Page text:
“Vaping is an example of big business and profits,” said Dr. William Spencer (D-Centerport) last week. He is the first physician to serve in the Suffolk County Legislature.
At long last, 50 years ago, there came a broad societal realization that cigarettes are a major cause of cancer and other diseases, so “Big Tobacco had to repackage nicotine addiction, it needed a replacement for smoking cigarettes,” said Dr. Spencer in an interview last week.
So vaping was developed with “a narrative that this could be a device for people to quit smoking, that it was safe,” he added. “The claim: Cigarettes involve 600 chemicals and vaping 50, so it must be safer.”
It turns out, said Dr. Spencer, that “vaping is not safer and it probably is more dangerous than smoking. It’s not the number of chemicals but their toxicity.”
As a Suffolk County legislator, Dr. Spencer — chair of its Health Committee — has been the leader in Suffolk in taking on and restricting vaping.
In observing the Suffolk County Legislature since it was founded in 1970, I’d say that Dr. Spencer is one of its most extraordinary members ever.
He is past president of the Suffolk County Medical Society; Chief of Otolaryngology (the medical discipline that focuses on the ears, nose and throat) at Huntington Hospital; clinical professor at Stony Brook University Hospital; and founder of Long Island Otolaryngology & Pediatric Airway, a practice which specializes in head and neck surgery. He is also an ordained minister and licensed pilot. It should be also noted that he is an African-American, when in the past , none were in elected offices in Suffolk for many, many years.
When vaping first emerged, the concern was that it “may be hazardous to your health,” said Dr. Spencer. But now, with many illnesses and deaths resulting from vaping, “it’s clear that vaping is hazardous to your health.”
The target in the vaping push, said Dr. Spencer, the father of three, has been teens. “Once they get them hooked, they get them hooked forever,” he said.
And the doses of nicotine received by vaping are enormous. “One Juul cartridge has the nicotine of a pack of cigarettes,” he said.
Moreover, for a teen, initially smoking “a regular cigarette” usually causes irritation and discomfort. But vaping with flavors such as “bubble gum” — clearly aimed at youth — softens the intake. Thus, hooking young people through vaping, causing them to become addicted to nicotine, is an easier process for the nicotine purveyors.
“We have to push back against the disinformation,” Dr. Spencer said. “We must bring awareness. A big issue is education.”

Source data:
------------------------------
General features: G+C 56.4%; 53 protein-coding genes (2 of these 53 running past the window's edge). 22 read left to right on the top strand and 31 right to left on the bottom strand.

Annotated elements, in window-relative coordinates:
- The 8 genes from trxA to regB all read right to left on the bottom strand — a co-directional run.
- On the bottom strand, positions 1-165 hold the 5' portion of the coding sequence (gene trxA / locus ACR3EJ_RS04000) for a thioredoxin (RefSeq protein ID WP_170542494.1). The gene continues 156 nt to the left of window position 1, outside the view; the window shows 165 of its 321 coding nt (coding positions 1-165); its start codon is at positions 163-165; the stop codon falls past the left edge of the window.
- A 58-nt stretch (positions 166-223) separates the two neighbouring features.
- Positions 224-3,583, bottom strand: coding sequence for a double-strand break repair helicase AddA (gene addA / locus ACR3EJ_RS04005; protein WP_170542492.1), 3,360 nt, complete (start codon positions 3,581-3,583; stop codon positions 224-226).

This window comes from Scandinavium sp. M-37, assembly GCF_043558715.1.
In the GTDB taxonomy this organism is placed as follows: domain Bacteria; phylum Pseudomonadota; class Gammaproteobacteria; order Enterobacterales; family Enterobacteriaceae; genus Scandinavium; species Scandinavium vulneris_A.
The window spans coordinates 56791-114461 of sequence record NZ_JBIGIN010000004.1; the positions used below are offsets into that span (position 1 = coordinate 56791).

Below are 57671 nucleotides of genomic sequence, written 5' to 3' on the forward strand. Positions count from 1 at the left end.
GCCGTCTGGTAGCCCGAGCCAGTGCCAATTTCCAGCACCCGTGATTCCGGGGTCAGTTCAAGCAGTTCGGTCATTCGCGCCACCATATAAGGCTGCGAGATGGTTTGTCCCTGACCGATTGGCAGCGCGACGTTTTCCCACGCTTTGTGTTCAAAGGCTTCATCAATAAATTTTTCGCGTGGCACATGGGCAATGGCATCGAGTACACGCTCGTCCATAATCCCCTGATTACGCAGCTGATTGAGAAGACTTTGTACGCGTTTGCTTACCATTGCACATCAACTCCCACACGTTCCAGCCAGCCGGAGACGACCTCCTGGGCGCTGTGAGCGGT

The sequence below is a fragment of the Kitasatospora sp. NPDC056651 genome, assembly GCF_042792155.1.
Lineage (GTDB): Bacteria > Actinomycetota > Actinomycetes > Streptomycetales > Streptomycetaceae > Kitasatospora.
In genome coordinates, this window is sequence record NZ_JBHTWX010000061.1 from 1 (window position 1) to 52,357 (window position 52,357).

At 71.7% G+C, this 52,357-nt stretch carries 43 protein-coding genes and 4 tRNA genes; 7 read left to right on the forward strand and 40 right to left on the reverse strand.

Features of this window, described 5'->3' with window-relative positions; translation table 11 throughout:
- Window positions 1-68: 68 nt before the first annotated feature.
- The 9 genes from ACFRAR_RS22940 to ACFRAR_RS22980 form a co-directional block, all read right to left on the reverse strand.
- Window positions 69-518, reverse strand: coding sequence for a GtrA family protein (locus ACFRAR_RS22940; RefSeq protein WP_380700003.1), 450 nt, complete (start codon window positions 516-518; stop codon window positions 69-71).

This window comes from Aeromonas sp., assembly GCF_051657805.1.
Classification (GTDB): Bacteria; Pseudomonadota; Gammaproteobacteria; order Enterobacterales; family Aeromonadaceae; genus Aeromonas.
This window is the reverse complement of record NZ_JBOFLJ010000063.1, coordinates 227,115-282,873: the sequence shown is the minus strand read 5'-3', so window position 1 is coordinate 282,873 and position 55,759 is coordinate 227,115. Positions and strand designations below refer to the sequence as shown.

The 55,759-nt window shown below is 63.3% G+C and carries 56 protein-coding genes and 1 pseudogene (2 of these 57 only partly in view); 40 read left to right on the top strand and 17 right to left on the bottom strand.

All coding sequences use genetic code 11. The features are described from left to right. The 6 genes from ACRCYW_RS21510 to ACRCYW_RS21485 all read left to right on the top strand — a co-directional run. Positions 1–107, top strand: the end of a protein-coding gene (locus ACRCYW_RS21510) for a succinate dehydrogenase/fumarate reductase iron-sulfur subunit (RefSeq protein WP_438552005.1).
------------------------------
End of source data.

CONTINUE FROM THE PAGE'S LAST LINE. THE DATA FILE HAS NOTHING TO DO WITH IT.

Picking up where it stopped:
For example: The claim by the vaping industry that maybe additives put in by vaping outlets is the problem, is an effort by the “vape lobbyists to confound and confuse,” he said. “They seek to muddy the waters.”
And along with getting information out, governments must firmly confront vaping with legislation. Legislation enacted in Suffolk sponsored by Dr. Spencer includes prohibiting the sale of e-cigarettes to minors and restricting the locations where they may be used.
He is encouraged by a new state restriction on flavored e-cigarettes, but is concerned it had to be done by Gov. Andrew Cuomo with an executive order, which can be reversed by a successor governor.
It’s also tied up in a court action taken by the Vapor Technology Association.
So, Dr. Spencer introduced a measure last month in the Suffolk Legislature to “codify in law” in the county that state order.
As the tobacco industry fought restrictions on smoking for decades — I was there when public relations people from its Tobacco Institute paraded before the Suffolk Legislature insisting there was no connection between smoking and cancer — the vaping forces are busy trying to thwart government action.
Newsday had an important article two weeks ago about how Juul and the Altria Group have been lobbying New York State and its local governments. Juul Labs makes up 70% of the e-cigarette market and 35% of Juul is owned by the Altria Group, a tobacco industry giant that manufactures cigarette brands, including Parliament and Marlboro.
“So far this year, Juul … spent $262,645 for lobbying, records show,” Newsday reported, and “Altria spent $594,707 lobbying Albany and local governments, including Suffolk County.”
Offices of members of the Suffolk Legislature have, my county sources say, been receiving calls from a public relations and lobbying company called Millennial Strategies, representing Juul, asking for meetings.
Millennial Strategies is based in Manhattan, but has an office on Long Island on Main Street in Huntington. It says on its website: “Millennial understands the imperative nature of proper campaign strategy.”